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New Delhi, 25 June 2018: About 2% to 5% of the Indian population is affected by vitiligo, a condition which has deep social stigma attached to it. This is primarily because in people affected by vitiligo, white spots or patches appear on the skin. On World Vitiligo Day, there is a need to create awareness on the fact that although it is a medical condition, vitiligo is not contagious. There is an urgent need to remove such myths and accord equal respect and help to those with this condition.
Vitiligo is a skin disease that occurs when pigment-producing cells (melanocytes) in skin die or lose their function. Due to this, the normal skin color is lost, and the person develops pale, depigmented skin patches that can affect any part of the body, including the mouth, hair and eyes. It is more noticeable in people with darker skin.
Speaking about this, Padma Shri Awardee, Dr K K Aggarwal, President, Heart Care Foundation of India (HCFI), said, “Vitiligo results from an autoimmune process directed against the melanocytes and is often associated with other autoimmune disorders, including autoimmune thyroid disease, pernicious anemia, systemic lupus erythematosus and Addison disease. People with this condition are looked down upon in India, thinking that any kind of contact can result in them acquiring this condition. Hundreds of those with vitiligo are subjected to bullying, social stigma, disability, and psychological trauma. What exacerbates this problem further is that the condition is progressive. Treatments are available that may improve the appearance of the skin but presently there is no cure.”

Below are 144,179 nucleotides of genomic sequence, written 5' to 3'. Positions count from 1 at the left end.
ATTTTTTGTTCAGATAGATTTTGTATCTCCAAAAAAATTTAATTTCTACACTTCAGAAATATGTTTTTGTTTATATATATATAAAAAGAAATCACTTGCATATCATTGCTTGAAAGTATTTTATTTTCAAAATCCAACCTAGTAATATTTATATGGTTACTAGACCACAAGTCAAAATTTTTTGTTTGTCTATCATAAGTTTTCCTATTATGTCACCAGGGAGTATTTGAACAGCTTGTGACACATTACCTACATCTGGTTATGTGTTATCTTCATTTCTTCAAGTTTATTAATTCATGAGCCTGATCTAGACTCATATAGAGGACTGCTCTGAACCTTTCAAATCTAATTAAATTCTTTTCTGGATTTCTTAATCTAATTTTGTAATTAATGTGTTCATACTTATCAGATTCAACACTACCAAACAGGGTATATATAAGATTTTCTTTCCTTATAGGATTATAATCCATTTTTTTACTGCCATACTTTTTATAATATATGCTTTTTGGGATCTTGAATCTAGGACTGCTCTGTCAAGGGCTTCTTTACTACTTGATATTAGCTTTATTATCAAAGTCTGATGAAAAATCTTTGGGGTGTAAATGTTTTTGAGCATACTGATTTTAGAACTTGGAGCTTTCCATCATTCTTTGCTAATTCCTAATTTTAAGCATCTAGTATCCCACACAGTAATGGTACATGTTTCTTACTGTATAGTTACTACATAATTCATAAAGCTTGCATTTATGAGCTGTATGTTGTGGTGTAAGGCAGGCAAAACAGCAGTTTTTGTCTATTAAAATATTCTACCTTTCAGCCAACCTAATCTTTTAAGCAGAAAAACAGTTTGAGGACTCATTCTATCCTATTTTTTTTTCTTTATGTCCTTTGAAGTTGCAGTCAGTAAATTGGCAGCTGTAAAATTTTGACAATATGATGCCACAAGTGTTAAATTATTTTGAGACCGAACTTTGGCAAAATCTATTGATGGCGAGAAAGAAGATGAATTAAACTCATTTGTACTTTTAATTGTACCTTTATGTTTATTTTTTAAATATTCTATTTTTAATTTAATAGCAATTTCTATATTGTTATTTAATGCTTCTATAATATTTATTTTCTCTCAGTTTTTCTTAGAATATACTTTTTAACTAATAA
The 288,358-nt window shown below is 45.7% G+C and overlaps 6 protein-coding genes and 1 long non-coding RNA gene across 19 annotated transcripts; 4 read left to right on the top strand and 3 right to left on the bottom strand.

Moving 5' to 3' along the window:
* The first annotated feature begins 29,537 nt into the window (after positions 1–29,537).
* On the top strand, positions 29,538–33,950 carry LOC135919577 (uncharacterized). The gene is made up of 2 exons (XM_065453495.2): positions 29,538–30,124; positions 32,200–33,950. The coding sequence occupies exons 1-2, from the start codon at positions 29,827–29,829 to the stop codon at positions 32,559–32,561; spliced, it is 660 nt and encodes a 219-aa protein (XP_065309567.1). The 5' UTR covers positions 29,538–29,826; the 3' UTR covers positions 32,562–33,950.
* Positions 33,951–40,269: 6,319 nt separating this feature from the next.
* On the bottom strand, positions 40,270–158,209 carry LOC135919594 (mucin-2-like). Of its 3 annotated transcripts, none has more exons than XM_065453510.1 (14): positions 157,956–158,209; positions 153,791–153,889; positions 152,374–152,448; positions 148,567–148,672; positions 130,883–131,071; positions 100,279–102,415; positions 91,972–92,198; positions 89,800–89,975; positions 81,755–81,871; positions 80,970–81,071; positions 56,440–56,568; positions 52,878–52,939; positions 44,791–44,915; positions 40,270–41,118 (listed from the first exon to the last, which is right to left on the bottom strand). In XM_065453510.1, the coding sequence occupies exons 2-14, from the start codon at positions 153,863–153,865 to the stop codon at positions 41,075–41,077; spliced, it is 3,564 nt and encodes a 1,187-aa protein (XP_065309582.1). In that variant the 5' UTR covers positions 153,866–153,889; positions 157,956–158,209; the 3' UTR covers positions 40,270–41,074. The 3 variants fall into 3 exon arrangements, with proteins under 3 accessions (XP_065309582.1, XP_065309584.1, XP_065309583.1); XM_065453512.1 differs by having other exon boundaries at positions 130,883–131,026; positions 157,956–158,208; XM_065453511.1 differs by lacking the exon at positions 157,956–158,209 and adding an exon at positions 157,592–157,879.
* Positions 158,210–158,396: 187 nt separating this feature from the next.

Vitiligo has six sub-types: generalized (most common and characterized by widespread macules and patches that are often symmetrically distributed); acrofacial vitiligo (involves areas surrounding body orifices and extensor surfaces); segmental; focal; mucosal; and universal.
Adding further, Dr Aggarwal, who is also the Group Editor of IJCP, said, “The diagnosis for vitiligo is based upon the clinical presence of depigmented patches of skin. Examination with a Wood lamp is useful for highlighting areas of pigment loss on light skinned patients. Treatment is based upon re-pigmentation therapies, which include topical and oral corticosteroids, topical calcineurin inhibitors, ultraviolet light (PUVA and narrowband UVB), and skin grafting techniques.”
Some tips from HCFI
• Apply sunscreen and cover your body parts whenever venturing out in the sun between 10 a.m. to 4 p.m. However, the early morning sun rays can help in stimulating skin pigment cells and benefit patients.
• While bathing, use mild soaps and gently scrub the skin. Sometimes friction can trigger the onset of new patches.
• Avoid chemical-based products like deodorants or perfumes directly on skin. A good alternative is to use them on clothes instead.
• Yoga and meditation can help you in overcoming the mental and emotional burden of this disease.
• A diet rich in copper inclusive of spinach, mustard greens, and sesame is good. One can also drink water stored in copper vessels. Also ensure that your diet has enough of Vitamin B12, folic acid, and pantothenic acid.